ARBOUR, or Arbor (originally "herber" or "erber," O. Fr. herbier, from Lat. herbarium, a collection of herbs, herba, grass; the word came to be spelt "arber" through its pronunciation, as in the case of Derby, and by the 16th century was written "arbour," helped by a confusion of derivation from Lat. arbor, a tree, and by change of meaning), a grass-plot or lawn, a herb-garden, or orchard, and a shady bower of interlaced trees, or climbing plants trained on lattice-work. The application of the word has shifted from the grass-covered ground, the proper meaning, to the covering of trees overhead. "Arbor" (from the Latin for "tree") is a term applied to the spindle of a wheel, particularly in clock-making.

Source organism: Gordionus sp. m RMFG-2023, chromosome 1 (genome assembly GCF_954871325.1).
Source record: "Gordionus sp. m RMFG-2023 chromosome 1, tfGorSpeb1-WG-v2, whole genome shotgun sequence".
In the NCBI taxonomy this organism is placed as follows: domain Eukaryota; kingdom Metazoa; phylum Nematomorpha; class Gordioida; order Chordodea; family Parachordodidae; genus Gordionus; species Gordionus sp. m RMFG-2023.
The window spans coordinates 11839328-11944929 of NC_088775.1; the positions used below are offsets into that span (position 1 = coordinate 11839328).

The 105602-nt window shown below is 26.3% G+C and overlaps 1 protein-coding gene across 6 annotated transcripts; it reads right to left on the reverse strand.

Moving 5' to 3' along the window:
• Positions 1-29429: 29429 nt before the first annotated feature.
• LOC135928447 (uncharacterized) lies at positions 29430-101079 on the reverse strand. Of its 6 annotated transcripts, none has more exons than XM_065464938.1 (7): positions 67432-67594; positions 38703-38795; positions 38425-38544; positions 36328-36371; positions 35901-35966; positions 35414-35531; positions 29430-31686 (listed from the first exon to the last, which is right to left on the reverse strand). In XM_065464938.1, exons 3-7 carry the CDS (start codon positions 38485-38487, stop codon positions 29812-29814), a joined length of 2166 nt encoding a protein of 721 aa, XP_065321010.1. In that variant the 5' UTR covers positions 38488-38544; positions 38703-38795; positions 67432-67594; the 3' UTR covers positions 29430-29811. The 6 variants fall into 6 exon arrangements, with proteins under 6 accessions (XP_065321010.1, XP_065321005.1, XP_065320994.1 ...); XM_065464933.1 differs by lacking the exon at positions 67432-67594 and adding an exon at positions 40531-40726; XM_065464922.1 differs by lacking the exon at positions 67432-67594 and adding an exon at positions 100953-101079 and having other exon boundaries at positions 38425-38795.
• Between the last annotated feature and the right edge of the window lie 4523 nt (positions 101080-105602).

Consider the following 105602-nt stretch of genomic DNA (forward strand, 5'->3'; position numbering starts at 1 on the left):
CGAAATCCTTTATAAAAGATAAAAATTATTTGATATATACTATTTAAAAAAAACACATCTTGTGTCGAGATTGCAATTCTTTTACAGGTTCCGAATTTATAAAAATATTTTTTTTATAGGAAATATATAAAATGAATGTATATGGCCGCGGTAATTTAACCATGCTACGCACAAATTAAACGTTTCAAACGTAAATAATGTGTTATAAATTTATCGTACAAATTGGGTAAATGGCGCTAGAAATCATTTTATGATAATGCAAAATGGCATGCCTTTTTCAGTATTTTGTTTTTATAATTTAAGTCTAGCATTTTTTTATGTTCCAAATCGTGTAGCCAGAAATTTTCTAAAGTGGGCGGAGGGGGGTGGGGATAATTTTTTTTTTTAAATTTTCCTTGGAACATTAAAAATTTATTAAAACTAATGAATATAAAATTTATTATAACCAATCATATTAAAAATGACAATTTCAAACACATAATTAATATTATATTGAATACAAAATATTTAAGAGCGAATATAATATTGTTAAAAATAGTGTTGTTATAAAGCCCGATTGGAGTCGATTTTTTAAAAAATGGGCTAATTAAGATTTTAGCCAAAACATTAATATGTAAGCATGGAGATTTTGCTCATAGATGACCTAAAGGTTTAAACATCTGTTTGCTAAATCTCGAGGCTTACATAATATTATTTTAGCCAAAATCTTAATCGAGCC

Note - this article incorporates content from Encyclopaedia Britannica, Eleventh Edition, (1910-1911)